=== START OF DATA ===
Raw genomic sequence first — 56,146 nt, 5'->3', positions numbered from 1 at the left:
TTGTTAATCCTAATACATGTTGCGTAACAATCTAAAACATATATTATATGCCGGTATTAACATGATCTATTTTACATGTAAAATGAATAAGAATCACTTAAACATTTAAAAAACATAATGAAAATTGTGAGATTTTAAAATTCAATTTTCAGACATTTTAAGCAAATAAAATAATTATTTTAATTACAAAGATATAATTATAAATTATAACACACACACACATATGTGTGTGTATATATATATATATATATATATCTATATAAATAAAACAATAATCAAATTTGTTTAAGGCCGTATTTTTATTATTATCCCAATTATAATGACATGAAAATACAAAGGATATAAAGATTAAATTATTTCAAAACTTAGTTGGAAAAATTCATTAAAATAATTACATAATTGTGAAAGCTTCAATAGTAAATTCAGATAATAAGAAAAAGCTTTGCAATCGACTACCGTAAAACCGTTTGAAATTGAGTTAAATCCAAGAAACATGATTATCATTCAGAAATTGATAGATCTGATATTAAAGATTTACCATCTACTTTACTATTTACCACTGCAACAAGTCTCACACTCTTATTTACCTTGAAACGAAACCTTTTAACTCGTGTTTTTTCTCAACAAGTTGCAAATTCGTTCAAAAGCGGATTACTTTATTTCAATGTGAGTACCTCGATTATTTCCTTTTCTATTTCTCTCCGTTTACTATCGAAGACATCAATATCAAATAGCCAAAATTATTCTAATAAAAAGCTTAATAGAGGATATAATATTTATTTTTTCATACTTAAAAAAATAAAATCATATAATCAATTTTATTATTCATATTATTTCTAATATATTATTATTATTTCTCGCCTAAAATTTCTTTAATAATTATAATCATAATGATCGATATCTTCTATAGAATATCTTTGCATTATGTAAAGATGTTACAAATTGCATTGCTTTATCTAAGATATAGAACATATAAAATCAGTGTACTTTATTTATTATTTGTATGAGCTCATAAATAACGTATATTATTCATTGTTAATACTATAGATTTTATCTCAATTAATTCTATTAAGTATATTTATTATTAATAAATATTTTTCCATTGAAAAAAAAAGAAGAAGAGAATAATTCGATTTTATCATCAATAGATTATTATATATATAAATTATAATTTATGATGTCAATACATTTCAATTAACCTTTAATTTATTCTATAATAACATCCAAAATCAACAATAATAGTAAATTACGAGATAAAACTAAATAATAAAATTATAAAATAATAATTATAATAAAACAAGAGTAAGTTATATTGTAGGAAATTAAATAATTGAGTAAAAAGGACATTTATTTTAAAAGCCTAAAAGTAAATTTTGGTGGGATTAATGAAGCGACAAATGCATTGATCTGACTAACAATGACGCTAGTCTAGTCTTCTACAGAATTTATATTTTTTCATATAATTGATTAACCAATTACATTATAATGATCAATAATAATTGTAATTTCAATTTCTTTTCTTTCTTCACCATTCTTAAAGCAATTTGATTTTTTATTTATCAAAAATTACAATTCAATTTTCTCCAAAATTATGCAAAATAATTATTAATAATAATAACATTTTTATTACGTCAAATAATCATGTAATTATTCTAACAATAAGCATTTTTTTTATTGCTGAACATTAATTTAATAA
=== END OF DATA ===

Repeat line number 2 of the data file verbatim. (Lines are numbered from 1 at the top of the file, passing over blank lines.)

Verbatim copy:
TTGTTAATCCTAATACATGTTGCGTAACAATCTAAAACATATATTATATGCCGGTATTAACATGATCTATTTTACATGTAAAATGAATAAGAATCACTTAAACATTTAAAAAACATAATGAAAATTGTGAGATTTTAAAATTCAATTTTCAGACATTTTAAGCAAATAAAATAATTATTTTAATTACAAAGATATAATTATAAATTATAACACACACACACATATGTGTGTGTATATATATATATATATATATATCTATATAAATAAAACAATAATCAAATTTGTTTAAGGCCGTATTTTTATTATTATCCCAATTATAATGACATGAAAATACAAAGGATATAAAGATTAAATTATTTCAAAACTTAGTTGGAAAAATTCATTAAAATAATTACATAATTGTGAAAGCTTCAATAGTAAATTCAGATAATAAGAAAAAGCTTTGCAATCGACTACCGTAAAACCGTTTGAAATTGAGTTAAATCCAAGAAACATGATTATCATTCAGAAATTGATAGATCTGATATTAAAGATTTACCATCTACTTTACTATTTACCACTGCAACAAGTCTCACACTCTTATTTACCTTGAAACGAAACCTTTTAACTCGTGTTTTTTCTCAACAAGTTGCAAATTCGTTCAAAAGCGGATTACTTTATTTCAATGTGAGTACCTCGATTATTTCCTTTTCTATTTCTCTCCGTTTACTATCGAAGACATCAATATCAAATAGCCAAAATTATTCTAATAAAAAGCTTAATAGAGGATATAATATTTATTTTTTCATACTTAAAAAAATAAAATCATATAATCAATTTTATTATTCATATTATTTCTAATATATTATTATTATTTCTCGCCTAAAATTTCTTTAATAATTATAATCATAATGATCGATATCTTCTATAGAATATCTTTGCATTATGTAAAGATGTTACAAATTGCATTGCTTTATCTAAGATATAGAACATATAAAATCAGTGTACTTTATTTATTATTTGTATGAGCTCATAAATAACGTATATTATTCATTGTTAATACTATAGATTTTATCTCAATTAATTCTATTAAGTATATTTATTATTAATAAATATTTTTCCATTGAAAAAAAAAGAAGAAGAGAATAATTCGATTTTATCATCAATAGATTATTATATATATAAATTATAATTTATGATGTCAATACATTTCAATTAACCTTTAATTTATTCTATAATAACATCCAAAATCAACAATAATAGTAAATTACGAGATAAAACTAAATAATAAAATTATAAAATAATAATTATAATAAAACAAGAGTAAGTTATATTGTAGGAAATTAAATAATTGAGTAAAAAGGACATTTATTTTAAAAGCCTAAAAGTAAATTTTGGTGGGATTAATGAAGCGACAAATGCATTGATCTGACTAACAATGACGCTAGTCTAGTCTTCTACAGAATTTATATTTTTTCATATAATTGATTAACCAATTACATTATAATGATCAATAATAATTGTAATTTCAATTTCTTTTCTTTCTTCACCATTCTTAAAGCAATTTGATTTTTTATTTATCAAAAATTACAATTCAATTTTCTCCAAAATTATGCAAAATAATTATTAATAATAATAACATTTTTATTACGTCAAATAATCATGTAATTATTCTAACAATAAGCATTTTTTTTATTGCTGAACATTAATTTAATAA